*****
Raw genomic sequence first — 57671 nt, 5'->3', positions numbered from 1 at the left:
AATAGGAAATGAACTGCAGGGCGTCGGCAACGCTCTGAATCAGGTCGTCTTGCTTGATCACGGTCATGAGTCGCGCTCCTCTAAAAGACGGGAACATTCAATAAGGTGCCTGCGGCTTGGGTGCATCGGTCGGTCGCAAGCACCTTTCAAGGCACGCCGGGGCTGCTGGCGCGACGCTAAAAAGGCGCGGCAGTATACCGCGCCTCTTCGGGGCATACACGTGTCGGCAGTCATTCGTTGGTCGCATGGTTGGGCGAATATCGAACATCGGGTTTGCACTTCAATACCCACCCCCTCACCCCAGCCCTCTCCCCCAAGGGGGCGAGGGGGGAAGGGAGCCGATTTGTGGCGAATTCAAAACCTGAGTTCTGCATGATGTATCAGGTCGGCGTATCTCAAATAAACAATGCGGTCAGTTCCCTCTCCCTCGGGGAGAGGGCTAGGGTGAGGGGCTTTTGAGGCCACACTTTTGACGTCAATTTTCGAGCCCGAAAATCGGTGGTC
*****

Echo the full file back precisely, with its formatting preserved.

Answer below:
Raw genomic sequence first — 57671 nt, 5'->3', positions numbered from 1 at the left:
AATAGGAAATGAACTGCAGGGCGTCGGCAACGCTCTGAATCAGGTCGTCTTGCTTGATCACGGTCATGAGTCGCGCTCCTCTAAAAGACGGGAACATTCAATAAGGTGCCTGCGGCTTGGGTGCATCGGTCGGTCGCAAGCACCTTTCAAGGCACGCCGGGGCTGCTGGCGCGACGCTAAAAAGGCGCGGCAGTATACCGCGCCTCTTCGGGGCATACACGTGTCGGCAGTCATTCGTTGGTCGCATGGTTGGGCGAATATCGAACATCGGGTTTGCACTTCAATACCCACCCCCTCACCCCAGCCCTCTCCCCCAAGGGGGCGAGGGGGGAAGGGAGCCGATTTGTGGCGAATTCAAAACCTGAGTTCTGCATGATGTATCAGGTCGGCGTATCTCAAATAAACAATGCGGTCAGTTCCCTCTCCCTCGGGGAGAGGGCTAGGGTGAGGGGCTTTTGAGGCCACACTTTTGACGTCAATTTTCGAGCCCGAAAATCGGTGGTC